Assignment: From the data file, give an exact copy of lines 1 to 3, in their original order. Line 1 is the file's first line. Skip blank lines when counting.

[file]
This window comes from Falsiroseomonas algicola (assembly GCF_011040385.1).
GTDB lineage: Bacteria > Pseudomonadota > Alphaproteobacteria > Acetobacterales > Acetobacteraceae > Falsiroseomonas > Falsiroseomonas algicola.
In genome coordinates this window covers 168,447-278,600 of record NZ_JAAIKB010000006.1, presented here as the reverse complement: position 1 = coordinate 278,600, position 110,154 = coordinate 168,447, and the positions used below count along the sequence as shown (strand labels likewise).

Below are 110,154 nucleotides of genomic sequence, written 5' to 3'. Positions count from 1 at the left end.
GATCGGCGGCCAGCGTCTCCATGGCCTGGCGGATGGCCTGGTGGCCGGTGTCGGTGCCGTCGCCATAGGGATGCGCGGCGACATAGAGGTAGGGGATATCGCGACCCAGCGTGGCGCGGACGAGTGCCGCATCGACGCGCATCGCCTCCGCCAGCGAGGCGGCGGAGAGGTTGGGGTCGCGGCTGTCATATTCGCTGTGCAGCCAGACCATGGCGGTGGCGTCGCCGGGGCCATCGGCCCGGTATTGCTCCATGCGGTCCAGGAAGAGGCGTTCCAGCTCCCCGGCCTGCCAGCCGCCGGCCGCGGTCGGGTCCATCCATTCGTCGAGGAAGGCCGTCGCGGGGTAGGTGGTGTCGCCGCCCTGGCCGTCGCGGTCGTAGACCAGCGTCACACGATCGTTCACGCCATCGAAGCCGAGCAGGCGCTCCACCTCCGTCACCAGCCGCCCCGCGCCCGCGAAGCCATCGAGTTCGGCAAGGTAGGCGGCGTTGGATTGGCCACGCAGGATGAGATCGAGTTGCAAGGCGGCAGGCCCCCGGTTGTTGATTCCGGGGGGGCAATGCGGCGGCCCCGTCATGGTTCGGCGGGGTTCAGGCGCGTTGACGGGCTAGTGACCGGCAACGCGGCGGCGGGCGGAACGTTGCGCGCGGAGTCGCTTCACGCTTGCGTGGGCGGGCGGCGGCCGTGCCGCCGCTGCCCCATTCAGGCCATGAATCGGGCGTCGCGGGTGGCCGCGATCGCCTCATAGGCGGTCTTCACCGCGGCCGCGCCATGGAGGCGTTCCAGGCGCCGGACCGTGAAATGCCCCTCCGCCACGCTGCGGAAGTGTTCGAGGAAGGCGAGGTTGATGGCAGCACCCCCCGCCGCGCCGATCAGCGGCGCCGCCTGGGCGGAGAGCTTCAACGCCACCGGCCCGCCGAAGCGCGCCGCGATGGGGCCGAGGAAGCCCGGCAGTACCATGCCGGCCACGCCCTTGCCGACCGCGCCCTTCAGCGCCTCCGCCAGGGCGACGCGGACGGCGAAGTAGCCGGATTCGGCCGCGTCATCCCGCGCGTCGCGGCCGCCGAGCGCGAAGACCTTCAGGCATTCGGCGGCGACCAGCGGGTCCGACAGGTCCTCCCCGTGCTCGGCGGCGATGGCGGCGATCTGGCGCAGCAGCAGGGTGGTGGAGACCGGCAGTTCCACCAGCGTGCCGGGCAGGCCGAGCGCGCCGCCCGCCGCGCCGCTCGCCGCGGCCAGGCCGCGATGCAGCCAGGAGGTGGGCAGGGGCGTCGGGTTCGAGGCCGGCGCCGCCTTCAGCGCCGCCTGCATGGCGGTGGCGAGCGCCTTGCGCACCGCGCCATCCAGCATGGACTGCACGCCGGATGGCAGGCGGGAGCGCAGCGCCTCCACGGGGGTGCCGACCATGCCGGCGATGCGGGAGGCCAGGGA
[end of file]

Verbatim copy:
This window comes from Falsiroseomonas algicola (assembly GCF_011040385.1).
GTDB lineage: Bacteria > Pseudomonadota > Alphaproteobacteria > Acetobacterales > Acetobacteraceae > Falsiroseomonas > Falsiroseomonas algicola.
In genome coordinates this window covers 168,447-278,600 of record NZ_JAAIKB010000006.1, presented here as the reverse complement: position 1 = coordinate 278,600, position 110,154 = coordinate 168,447, and the positions used below count along the sequence as shown (strand labels likewise).